Monday, August 3, 2015

Explaining PowerShell Direct

One of the most frequently asked questions I get from my customers is something like this:

“We have a multi-tenant environment where everything is now software-defined, including the network by using network virtualization. As a result of that, we can no longer provide value added services to these customers, as we don’t have a network path into the environments”.

Last year, I wrote a blog post that talks about “Understanding your service offerings with Azure Pack” – which you can read here:

I won’t get into all of those details, but a common misunderstanding nowadays is that both enterprises and service providers expect that they will be able to manage their customers in the same way as they always have been doing.
The fact that many organizations are now building their cloud infrastructure with several new capabilities, such as network virtualization and self-servicing, makes this very difficult to achieve.

I remember back at TechDays in Barcelona, when I got the chance to talk with one of the finest Program Manager’s at Microsoft, Mr. Ben Armstrong.
We had a discussion about this and he was (as always) aware of these challenges and sad he had some plans to simplify service management in a multi-tenant environment directly in the platform.

As a result of that, we can now play around with PowerShell Direct in Windows Server 2016 Technical Preview.


Walking down the memorial lane, we used to have Virtual Server and Virtual PC when we wanted to play around with virtualization in the Microsoft world. Both of these solutions were what we call a “type 2 hypervisor”, where all the hardware access was emulated through the operating system that was actually running the virtual instances.
With Windows Server 2008, we saw the first version of Hyper-V which was truly a type 1 hypervisor.
In the architecture of Hyper-V – and also the reason why I am telling you all of this, is that we have something called VMBus.

The VMBus is a communication mechanism (high-speed memory) used for interpartition communication and device enumeration on systems with multiple active virtualized partitions. The VMBus is responsible for the communication between the parent partition (the Hyper-V host) and the child partition(s) (virtual machines with Integration Components installed/enabled).

As you can see, the VMBus is critical for communication between host and virtual machines, and we are able to take advantage of this channel in several ways already.

In Windows Server 2012 R2, we got the following:

·         Copy-VMFile

Copy-VMFile let you copy file(s) from a source path to a specific virtual machine running on the host. This was all done within the context of the VMBus, so there’s no need for network connectivity to the virtual machines at all. For this to work, it required you to enable “Guest Services” on the target VMs as part of the integration services.

Here’s an example on how to achieve this using PowerShell:

# Enable guest services
Enable-VMIntegrationService -Name 'Guest Service Interface' -VMName mgmtvm -Verbose

# Copy file to VM via VMBus
Copy-VMFile -Name mgmtvm -SourcePath .\myscript.ps1 -DestinationPath “C:\myscript.ps1” -FileSource Host -Verbose

·         Remote Console via VMBus

Another feature that was shipped with Windows Server 2012 R2 was something called “Enhanced Session Mode”. This would leverage a RDP session via the VMBus.
Using RDP, we could now logon to a virtual machine directly from Hyper-V Manager and even copy files in and out of the virtual machine. In addition, USB and printing would also now be possible – without any network connectivity from the host to the virtual machines.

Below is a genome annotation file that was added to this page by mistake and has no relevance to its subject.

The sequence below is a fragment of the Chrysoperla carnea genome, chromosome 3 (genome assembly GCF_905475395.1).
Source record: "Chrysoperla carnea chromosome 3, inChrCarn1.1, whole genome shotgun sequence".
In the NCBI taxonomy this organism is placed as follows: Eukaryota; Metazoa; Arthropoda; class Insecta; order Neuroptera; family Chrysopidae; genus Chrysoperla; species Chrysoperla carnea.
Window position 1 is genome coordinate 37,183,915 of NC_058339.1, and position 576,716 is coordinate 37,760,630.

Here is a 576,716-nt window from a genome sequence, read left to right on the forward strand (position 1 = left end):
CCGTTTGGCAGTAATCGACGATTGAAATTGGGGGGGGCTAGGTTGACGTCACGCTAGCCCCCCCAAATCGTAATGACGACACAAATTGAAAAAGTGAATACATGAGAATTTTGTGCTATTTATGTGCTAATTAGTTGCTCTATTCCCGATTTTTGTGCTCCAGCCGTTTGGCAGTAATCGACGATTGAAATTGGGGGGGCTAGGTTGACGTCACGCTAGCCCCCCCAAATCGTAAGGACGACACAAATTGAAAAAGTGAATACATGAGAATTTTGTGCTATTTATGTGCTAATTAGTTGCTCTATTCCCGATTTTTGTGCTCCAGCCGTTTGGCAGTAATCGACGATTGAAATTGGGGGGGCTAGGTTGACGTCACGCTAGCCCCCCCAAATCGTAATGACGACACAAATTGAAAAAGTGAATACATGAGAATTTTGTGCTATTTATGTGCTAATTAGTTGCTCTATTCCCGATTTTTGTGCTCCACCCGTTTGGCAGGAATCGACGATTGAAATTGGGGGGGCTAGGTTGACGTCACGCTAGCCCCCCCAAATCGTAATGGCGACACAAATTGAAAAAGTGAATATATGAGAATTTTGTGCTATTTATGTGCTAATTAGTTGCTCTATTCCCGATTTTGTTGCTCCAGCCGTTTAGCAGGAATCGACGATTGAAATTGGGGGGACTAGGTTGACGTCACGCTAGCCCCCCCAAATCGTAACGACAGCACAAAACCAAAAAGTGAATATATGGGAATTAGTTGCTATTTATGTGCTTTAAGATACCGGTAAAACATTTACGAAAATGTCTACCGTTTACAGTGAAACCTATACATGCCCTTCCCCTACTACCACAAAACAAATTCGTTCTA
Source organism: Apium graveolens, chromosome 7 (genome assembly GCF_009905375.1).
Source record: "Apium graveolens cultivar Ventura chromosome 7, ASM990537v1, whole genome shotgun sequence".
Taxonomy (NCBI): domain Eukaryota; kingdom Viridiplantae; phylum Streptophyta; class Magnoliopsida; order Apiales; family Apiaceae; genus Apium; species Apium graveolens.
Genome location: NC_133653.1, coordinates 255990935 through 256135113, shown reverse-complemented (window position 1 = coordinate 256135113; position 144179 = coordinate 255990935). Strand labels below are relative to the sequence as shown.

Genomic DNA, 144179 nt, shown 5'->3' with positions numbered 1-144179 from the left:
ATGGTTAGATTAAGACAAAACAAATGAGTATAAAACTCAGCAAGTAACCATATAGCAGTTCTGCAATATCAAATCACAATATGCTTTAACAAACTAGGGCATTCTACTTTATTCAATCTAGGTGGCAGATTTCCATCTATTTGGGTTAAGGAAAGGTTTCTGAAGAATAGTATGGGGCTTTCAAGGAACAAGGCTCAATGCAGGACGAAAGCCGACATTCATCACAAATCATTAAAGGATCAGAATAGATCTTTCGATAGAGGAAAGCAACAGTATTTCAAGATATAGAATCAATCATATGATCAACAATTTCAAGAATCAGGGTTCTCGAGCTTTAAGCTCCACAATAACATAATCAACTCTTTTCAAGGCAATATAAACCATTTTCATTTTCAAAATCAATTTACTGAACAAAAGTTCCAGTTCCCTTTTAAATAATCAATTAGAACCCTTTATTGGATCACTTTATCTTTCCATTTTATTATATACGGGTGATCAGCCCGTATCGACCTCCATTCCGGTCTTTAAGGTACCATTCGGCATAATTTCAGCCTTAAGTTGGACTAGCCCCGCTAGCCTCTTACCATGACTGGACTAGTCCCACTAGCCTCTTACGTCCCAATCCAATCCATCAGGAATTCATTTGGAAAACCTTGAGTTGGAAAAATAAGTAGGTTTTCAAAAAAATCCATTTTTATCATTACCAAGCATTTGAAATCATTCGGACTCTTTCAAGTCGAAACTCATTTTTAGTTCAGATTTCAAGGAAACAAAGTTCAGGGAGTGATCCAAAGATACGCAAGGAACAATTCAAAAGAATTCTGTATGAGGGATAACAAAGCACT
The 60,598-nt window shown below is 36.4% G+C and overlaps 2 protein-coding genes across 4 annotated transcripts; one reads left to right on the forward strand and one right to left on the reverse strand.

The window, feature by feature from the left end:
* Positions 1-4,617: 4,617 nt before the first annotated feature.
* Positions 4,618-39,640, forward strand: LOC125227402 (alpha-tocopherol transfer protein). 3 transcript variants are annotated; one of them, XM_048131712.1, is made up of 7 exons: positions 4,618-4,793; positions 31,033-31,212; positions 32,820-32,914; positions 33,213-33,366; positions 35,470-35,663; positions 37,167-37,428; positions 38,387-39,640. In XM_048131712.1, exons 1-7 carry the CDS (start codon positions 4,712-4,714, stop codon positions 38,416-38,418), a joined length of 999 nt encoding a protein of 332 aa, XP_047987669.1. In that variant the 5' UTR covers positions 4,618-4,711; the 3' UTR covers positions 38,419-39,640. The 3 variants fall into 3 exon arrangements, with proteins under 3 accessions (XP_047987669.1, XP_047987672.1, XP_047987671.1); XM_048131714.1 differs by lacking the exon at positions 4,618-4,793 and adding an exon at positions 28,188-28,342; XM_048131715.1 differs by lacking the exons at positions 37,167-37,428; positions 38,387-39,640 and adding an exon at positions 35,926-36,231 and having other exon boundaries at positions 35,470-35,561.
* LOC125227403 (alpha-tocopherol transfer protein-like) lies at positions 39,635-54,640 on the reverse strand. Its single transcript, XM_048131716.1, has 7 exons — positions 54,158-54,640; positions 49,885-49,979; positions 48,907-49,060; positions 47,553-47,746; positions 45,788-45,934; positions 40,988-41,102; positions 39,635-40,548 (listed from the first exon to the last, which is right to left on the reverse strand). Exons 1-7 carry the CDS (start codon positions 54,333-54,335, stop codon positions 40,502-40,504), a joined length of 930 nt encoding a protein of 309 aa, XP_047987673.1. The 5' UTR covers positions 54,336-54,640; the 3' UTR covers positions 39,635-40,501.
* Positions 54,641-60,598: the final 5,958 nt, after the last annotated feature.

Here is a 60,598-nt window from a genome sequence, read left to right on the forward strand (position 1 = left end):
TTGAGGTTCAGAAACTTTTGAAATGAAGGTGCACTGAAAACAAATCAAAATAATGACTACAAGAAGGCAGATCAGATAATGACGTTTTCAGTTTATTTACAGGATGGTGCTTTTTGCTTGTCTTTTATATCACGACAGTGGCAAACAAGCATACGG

And last but not least, this was the foundation for the Remote Console feature with System Center and Windows Azure Pack- which you can read more about here:

And now back to the point. With Windows Server 2016, we will get PowerShell Direct.

With PowerShell Direct we can now in an easy and reliable way run PowerShell cmdlets and scripts directly inside a virtual machine without relying on technologies such as PowerShell remoting, RDP and VMConnect.
Leveraging the VMBus architecture, we are literally bypassing all the requirements for networking, firewall, remote management – and access settings.

However, there are some requirements in the time of writing this:

·         You must be connected to a Windows 10 or a Windows Server technical preview host with virtual machines that are running Windows 10 or Windows Server technical preview as the guest operating system
·         You must be logged in with Hyper-V Admin creds on the host
·         You need user credentials for the virtual machine!
·         The virtual machine that you want to connect to must run locally on the host and be booted

Clearly, it should be obvious that both the host and the guest need to be on the same OS level. The reason for this is that VMBus is relying on the virtualization service client in the guest – and the virtualization service provider on the host, which need to be the same version.

But what’s interesting to see here is that in order to take advantage of PowerShell Direct, we need to have user credentials for the virtual machine’s guest operating system itself.
Also, if we want to perform something awesome within that guest, we probably need admin permission too – unless we are able to dance around with JEA, but I have been able to test that yet.

Here’s an example on what we can do using PowerShell Direct

# Get credentials to access the guest
$cred = Get-Credential

# Create a PSSession targeting the VMName from the Hyper-V Host
Enter-PSSession -VMName mgmtvm -Credential $cred

# Running a cmdlet within the guest context
Get-Service | Where-Object {$_.Status -like "*running*" -and $ -like "*vm*" }

[mgmtvm]: PS C:\Users\administrator.DRINKING\Documents> Get-Service | Where-Object {$_.Status -like "*running*" -and $ -like "*vm*" }

Status   Name               DisplayName                           
------   ----               -----------                          
Running  vmicguestinterface Hyper-V Guest Service Interface      
Running  vmicheartbeat      Hyper-V Heartbeat Service            
Running  vmickvpexchange    Hyper-V Data Exchange Service        
Running  vmicrdv            Hyper-V Remote Desktop Virtualizati...
Running  vmicshutdown       Hyper-V Guest Shutdown Service       
Running  vmictimesync       Hyper-V Time Synchronization Service 
Running  vmicvmsession      Hyper-V VM Session Service           
Running  vmicvss            Hyper-V Volume Shadow Copy Requestor